The Ultimate Guide to Bottle Feeding Your Baby: Tips, Tricks, and Why It Matters
Learn the tips, tricks, and key principles that will help you provide comfortable nutrition for your little one. Remember – not all babies are the same!
Most new moms are excited to feed their newborns, but it can also be overwhelming and intimidating. Bottle feeding is definitely a learning experience that takes some practice – especially when trying to make sure you’re using the correct positions for your baby’s comfort and safety! Don’t worry, though – if you pay attention to just a few key principles, bottle feeding doesn’t have to feel so daunting. We will explore proper bottle-feeding positions so you can easily provide comfortable nutrition for your little one.
Attention New Parents of Preterm Babies:
Did you know that most babies born before 36 weeks may not show signs of readiness to feed by mouth? It’s common to see premature and late preterm infants with a nasogastric (NG) tube, which allows for the safe feeding of breast milk or formula directly to their tummy. Don’t worry. This is a common and normal practice to ensure your baby gets the nutrition they need.
As your baby nears their due date and becomes “term” (around 36-37 weeks), we evaluate their feeding ability with a bottle. By offering small amounts of milk on a pacifier, we help them learn how to suck, swallow, and breathe properly. We even offer preemies a cotton swab with breastmilk to familiarize them with the taste. However, this process does more than just introduce them to the taste of milk; it provides us with valuable information about their readiness to feed. Rest assured. We’re here to support your baby every step of the way.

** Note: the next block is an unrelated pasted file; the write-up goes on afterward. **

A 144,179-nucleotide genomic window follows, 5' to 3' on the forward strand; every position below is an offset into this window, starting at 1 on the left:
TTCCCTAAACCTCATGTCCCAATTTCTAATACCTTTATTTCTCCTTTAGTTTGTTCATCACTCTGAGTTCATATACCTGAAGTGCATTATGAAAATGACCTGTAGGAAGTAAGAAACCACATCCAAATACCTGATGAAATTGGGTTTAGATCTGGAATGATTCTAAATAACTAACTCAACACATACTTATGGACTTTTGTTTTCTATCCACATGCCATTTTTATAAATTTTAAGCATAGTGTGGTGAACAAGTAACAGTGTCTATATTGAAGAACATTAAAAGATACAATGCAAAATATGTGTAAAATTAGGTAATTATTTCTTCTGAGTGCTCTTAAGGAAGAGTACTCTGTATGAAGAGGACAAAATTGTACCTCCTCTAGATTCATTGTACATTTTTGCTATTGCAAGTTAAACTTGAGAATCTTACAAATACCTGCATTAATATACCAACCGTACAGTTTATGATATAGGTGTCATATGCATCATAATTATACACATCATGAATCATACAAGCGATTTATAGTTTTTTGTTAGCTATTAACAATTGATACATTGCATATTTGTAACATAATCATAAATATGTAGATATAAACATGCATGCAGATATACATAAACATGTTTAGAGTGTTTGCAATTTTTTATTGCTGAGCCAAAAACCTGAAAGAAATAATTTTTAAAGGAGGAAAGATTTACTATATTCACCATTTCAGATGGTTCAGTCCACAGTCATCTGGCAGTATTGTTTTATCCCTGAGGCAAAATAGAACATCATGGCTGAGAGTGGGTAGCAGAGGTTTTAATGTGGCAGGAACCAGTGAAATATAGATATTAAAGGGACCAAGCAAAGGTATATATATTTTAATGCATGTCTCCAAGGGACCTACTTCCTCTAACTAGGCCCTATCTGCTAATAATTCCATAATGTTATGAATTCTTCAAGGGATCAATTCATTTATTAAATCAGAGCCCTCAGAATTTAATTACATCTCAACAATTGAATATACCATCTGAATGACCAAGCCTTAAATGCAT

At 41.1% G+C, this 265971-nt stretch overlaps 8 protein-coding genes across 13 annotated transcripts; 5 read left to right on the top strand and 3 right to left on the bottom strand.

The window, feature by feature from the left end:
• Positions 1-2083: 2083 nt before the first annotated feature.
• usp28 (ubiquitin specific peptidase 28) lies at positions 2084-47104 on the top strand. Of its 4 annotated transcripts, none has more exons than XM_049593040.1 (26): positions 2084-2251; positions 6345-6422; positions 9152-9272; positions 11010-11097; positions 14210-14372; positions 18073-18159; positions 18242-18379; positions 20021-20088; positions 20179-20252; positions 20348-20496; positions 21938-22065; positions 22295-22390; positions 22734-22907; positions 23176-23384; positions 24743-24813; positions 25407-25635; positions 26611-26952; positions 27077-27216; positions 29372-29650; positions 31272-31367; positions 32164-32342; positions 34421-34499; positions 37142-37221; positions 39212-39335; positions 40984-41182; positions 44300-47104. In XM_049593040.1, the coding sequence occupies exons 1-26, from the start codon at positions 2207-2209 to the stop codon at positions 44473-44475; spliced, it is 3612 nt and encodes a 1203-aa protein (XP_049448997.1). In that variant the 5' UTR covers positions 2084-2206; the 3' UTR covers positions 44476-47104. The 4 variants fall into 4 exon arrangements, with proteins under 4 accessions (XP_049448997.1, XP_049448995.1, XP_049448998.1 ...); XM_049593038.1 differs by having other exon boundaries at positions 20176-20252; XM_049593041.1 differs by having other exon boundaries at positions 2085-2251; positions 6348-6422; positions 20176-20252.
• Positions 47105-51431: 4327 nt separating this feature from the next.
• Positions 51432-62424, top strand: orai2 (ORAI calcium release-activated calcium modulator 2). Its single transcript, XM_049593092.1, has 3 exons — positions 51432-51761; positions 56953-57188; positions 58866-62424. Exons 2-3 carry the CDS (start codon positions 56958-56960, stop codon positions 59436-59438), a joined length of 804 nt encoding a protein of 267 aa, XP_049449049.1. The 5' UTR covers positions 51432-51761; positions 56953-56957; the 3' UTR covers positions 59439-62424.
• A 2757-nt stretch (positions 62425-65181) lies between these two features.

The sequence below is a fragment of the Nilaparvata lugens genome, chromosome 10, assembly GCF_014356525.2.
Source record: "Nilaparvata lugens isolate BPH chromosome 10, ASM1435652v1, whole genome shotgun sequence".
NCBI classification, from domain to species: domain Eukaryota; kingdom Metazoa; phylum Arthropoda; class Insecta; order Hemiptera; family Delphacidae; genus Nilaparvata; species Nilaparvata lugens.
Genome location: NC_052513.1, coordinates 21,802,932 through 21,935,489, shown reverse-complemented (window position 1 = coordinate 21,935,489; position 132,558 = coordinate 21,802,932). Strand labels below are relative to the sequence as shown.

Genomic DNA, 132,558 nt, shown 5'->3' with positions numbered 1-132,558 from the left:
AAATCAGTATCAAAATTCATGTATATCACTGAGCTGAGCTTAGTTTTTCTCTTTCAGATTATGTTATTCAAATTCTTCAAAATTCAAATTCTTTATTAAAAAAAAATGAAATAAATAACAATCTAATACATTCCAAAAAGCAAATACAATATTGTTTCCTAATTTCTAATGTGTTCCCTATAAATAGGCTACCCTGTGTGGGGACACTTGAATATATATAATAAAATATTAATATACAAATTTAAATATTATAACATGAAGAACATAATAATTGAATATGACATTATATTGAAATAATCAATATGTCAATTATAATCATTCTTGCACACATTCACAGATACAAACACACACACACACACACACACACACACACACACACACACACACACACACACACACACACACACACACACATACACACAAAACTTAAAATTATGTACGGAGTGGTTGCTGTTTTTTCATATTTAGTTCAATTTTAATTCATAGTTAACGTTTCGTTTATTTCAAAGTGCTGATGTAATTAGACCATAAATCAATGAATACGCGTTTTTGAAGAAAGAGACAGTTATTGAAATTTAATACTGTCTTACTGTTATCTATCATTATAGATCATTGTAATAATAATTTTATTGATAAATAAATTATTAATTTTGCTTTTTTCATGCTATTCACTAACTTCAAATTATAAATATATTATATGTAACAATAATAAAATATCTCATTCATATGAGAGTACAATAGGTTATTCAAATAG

Correctly Bottle-Feeding Your Baby
Feeding your baby can be a challenging experience, but with careful observation and a little help, it can also be a rewarding one. It’s important to take note of your baby’s interest in feeding, making sure they’re neurologically ready to take a bottle. It’s also important to read their cues and pay attention to any negative associations they may have with oral stimuli. For example, preemies who have had a breathing tube for a long time may have developed negative associations with pacifiers or bottles. Additionally, babies suffering from painful reflux may associate feeding with pain.
Other important factors to consider are whether your baby becomes overwhelmed during feeding, such as becoming sleepy at the bottle, breathing rapidly, or dropping their heart rate low. Babies who stick their tongues out and push the bottle out may also need a little extra help with the coordination skill of suck, swallowing, and breathing.
Rest assured that with patience, attention, and the right support, your baby will eventually master these skills and grow into a healthy, happy infant.
Discover the important cues your baby is giving you while feeding by simply looking and listening. Whether they’re showing signs of hunger, fullness, or discomfort, such as oral aversion or reflux, observing your little one can provide valuable insights. Trust yourself and keep a watchful eye on your baby during feeding times.
My baby isn’t a preemie. Do I still need to watch them closely while they feed?
Bottle feeding is an important skill that your term baby needs to learn. It’s essential to follow your baby’s cues for feeding, but positioning the bottle correctly is equally important for their health and development. In this article, we’ll explore the reasons why proper bottle-feeding positioning matters. Rest assured that following these guidelines will help promote healthy feeding habits for your little one.
Why is it so important to know your baby’s feeding cues while bottle feeding?
Understanding your baby’s feeding cues is essential for a positive feeding experience. It not only tells us if the baby needs to slow down or speed up the pace but also helps us determine if they are full or still hungry. The amount that they take in is more important than trying to feed all the contents of the bottle. It also prevents overfeeding and allows the baby to control the pace of the bottle.
Recognizing if the baby is overwhelmed or done with the bottle is crucial in preventing oral aversion and refusal to eat by the bottle. Signs like sneezing, yawning, or pushing out of the tongue indicate that the baby may be feeling overwhelmed. You can prevent forceful feeding by gently tickling their upper lip with the bottle to allow them to open before latching. Remember, by listening to your baby’s cues, you can create a positive feeding experience for both of you.